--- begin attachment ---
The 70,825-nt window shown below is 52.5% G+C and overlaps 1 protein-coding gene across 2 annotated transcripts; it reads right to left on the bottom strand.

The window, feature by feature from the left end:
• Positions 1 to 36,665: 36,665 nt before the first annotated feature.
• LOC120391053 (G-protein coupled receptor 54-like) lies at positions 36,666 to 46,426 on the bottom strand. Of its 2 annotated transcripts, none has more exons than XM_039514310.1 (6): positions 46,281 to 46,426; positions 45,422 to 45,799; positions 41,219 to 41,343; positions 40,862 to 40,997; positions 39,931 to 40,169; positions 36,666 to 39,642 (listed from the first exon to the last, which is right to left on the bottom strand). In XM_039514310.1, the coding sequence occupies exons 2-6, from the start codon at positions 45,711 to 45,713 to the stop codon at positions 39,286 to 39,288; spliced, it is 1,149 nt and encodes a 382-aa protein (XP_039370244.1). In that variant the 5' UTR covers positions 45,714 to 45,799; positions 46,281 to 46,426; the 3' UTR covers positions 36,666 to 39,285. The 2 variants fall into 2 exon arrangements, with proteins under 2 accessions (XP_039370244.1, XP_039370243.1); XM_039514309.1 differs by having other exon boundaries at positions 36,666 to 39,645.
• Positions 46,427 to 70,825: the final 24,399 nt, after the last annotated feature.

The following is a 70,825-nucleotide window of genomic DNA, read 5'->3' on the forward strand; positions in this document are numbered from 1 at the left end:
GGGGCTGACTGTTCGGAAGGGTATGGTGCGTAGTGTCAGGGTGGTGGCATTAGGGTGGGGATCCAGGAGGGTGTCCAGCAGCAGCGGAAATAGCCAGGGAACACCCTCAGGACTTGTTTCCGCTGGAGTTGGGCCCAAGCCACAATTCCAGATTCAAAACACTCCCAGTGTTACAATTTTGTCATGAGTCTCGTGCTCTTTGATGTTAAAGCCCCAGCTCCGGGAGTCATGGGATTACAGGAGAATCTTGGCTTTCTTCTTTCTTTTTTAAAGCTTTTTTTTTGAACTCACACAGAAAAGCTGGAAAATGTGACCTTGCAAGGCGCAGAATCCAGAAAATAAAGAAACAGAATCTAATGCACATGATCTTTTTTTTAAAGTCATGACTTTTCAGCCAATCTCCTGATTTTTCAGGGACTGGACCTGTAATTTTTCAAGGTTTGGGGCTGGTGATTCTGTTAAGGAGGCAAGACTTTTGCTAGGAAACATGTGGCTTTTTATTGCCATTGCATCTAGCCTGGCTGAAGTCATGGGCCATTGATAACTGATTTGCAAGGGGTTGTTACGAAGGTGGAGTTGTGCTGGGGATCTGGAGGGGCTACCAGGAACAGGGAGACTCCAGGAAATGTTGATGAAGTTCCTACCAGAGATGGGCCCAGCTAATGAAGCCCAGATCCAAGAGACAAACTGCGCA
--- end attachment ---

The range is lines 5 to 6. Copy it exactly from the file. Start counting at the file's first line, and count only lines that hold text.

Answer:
• Positions 46,427 to 70,825: the final 24,399 nt, after the last annotated feature.

The following is a 70,825-nucleotide window of genomic DNA, read 5'->3' on the forward strand; positions in this document are numbered from 1 at the left end: